War in Ukraine puts a crunch on matzah prices
Passover 2022Supply chain woes

War in Ukraine puts a crunch on matzah prices

"I think the U.S. market will feel it. I think we are probably going to have a deficit of shmura matzah this year.”

A factory worker makes shmura matzah under supervision in Ukraine. (Courtesy of Meyer Stambler)
A factory worker makes shmura matzah under supervision in Ukraine. (Courtesy of Meyer Stambler)

(JTA) – On Feb. 24, two shipping containers laden with 20,000 pounds of shmura matzah were slated to head out of port in Odessa, Ukraine, on their way to Orthodox Jews in the United States.

Two hours before they were to be loaded onto a ship, Russia invaded.

The shipment was the last of 200,000 pounds of unleavened bread that Ukrainian matzah bakeries shipped to the U.S. this year, in addition to what they ship to Europe and Israel.

Now, technically outside of Ukraine’s customs zone, it could neither be returned to the country nor travel on to the U.S.

Rabbi Meyer Stambler, head of the Chabad-affiliated Federation of Jewish Communities of Ukraine, estimates that his factories in Ukraine account for about 15-20% of the market share in the U.S. for shmura matzah, the carefully “guarded” variety preferred by devout Jews during the seder.

Shmura matzah is handmade in small batches with a higher level of supervision than most other types of matzah. That already makes it significantly more expensive than the factory stuff. A single pound box of shmura matzah could go from anywhere between $20 and $60, the Forward reported in 2018. In contrast, Instacart offers at least three different brands of regular matzoh that come in under $10 for a 5-lb. box.

“I think the U.S. market will feel it,” Stambler told JTA. “I think we are probably going to have a deficit of shmura matzah this year.”

An already over-extended shipping industry after two years of pandemic hasn’t helped the situation either.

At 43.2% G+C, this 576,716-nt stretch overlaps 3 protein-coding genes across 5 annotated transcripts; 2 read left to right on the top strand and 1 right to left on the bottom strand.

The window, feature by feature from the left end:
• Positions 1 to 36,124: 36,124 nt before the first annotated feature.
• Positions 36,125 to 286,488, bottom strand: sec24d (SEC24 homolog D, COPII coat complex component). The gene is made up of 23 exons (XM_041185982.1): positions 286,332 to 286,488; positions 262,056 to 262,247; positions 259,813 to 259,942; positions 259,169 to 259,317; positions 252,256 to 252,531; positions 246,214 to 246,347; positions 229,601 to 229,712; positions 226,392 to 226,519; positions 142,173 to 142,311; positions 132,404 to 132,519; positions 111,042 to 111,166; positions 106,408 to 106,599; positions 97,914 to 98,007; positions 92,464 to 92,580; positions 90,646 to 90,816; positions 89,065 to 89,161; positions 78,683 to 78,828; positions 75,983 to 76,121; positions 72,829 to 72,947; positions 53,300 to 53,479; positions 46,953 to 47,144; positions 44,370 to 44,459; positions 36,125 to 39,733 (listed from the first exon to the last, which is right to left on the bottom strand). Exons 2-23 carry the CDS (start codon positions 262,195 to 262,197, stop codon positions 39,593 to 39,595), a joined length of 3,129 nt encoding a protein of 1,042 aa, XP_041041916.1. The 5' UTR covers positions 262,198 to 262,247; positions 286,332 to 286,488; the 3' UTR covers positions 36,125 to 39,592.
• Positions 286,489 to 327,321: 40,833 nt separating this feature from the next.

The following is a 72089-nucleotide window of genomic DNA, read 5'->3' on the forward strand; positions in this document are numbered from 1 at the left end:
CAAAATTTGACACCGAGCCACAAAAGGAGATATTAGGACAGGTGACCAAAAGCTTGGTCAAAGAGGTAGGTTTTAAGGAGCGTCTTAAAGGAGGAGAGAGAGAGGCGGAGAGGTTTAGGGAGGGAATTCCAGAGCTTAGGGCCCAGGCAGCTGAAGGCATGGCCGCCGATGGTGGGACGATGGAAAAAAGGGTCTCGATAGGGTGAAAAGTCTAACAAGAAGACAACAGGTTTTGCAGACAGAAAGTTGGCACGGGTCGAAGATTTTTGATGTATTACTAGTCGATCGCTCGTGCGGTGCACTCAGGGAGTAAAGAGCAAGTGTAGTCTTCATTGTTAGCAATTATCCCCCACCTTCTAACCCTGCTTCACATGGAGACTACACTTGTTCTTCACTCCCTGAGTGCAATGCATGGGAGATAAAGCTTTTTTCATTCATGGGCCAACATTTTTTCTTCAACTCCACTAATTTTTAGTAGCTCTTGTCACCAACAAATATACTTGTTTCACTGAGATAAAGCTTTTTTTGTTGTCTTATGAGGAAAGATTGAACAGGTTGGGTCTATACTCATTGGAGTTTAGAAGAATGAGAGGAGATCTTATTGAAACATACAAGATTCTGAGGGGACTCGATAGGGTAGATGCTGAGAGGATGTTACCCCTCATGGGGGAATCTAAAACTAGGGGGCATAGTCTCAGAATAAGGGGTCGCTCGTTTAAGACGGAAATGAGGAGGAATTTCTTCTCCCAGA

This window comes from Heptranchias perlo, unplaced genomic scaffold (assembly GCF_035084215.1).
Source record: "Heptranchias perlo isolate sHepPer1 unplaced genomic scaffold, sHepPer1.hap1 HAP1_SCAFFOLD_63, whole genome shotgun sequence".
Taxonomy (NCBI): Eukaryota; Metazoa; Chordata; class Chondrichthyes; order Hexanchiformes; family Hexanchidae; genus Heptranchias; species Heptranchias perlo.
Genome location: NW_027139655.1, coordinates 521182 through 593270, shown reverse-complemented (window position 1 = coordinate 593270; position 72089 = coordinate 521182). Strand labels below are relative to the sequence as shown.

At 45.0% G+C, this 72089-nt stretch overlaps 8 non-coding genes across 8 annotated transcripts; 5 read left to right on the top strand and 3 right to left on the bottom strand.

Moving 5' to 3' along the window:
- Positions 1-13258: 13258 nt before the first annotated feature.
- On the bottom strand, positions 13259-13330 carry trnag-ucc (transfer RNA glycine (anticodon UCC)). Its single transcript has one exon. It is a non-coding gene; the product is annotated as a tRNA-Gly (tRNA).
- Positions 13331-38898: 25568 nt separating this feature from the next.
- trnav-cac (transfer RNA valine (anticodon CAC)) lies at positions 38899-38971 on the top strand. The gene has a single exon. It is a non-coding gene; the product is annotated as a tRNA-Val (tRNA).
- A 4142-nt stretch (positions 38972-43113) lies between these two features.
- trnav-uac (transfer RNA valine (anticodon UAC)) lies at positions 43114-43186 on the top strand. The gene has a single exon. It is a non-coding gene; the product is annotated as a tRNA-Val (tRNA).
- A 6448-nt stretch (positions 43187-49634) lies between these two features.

Still the rising prices are a testament to Ukraine’s continued role in supporting Jewish life not just in Eastern Europe but around the world.

Barely over a month ago, he would have said business was booming, Stambler explained.

“This year, we even opened a new matzah bakery, another branch, in Uman,” he said.

Beginning baking around Hanukkah time, the Ukrainian factories supply shmura matzah to Jewish communities in the entire former Soviet world in addition to their customers in the U.S. Israel and Western Europe. They are sold in the U.S. under the brand names Tiferes and Redemption, among others.

In Dnipro, the city where Stambler and his main matzah factory are based, long forgotten are periods of pogroms in the 19th century, which sent Eastern European Jews fleeing to the U.S. The Holocaust and even Soviet repression also seemed to be distant memories.

Today, Dnipro – known until 2016 as Dnepropretrovsk – is the most Jewish city in Ukraine, boasting the massive Menorah Center, a seven-branched building designed to look like the sacred candelabra and filled with kosher restaurants, wedding halls, ritual baths and other amenities for a Jewish community.

Though he has an Israeli and American passport which would allow him to leave, Stambler has stayed behind to support the community, even after getting his family to safety.

“It’s very important to know that we’re staying here because we’re a part of the community, a part of the city.” Stambler said. “Just like President Zelensky said, each person has to fight on his own front. Our front is spreading Yiddishkeit.”

As Russian missiles struck the outskirts of Dnipro last Friday, dozens still gathered for Shabbat, including many refugees who had come from harder hit regions.

“We’re helping people from the whole Ukraine,” Stambler said. “From Kharkiv, from Zaporizhia, from Mariupol. We had 70 families who came out of Mariupol.”

Matzah production is still going on in town as well, though Stambler said about two thirds of the factory’s staff had fled. Now they are making matzah just for Ukraine.

“We’re going to make a very big campaign to bring the seder to every Jewish home,” Stambler said.

Stambler has plans for the 20,000 pounds in port as well,

“The only way I can bring it back to Ukraine is if it’s for the needs of the army,” Stambler explained.

Ukrainian men between 18-60 are forbidden from leaving the country in case they are needed for the war effort. Many Jews have already joined volunteer self defense units which are organizing across the country.

If the war stretches till Passover, Stambler said, there will be many Jewish mouths looking for matzah in the Ukrainian Army.

Most of it will stay in Ukraine, he said, but a last truck is still scheduled to bring some of the surplus out to the U.K. It will be the last international shipment of Ukrainian Matzo this year. PJC

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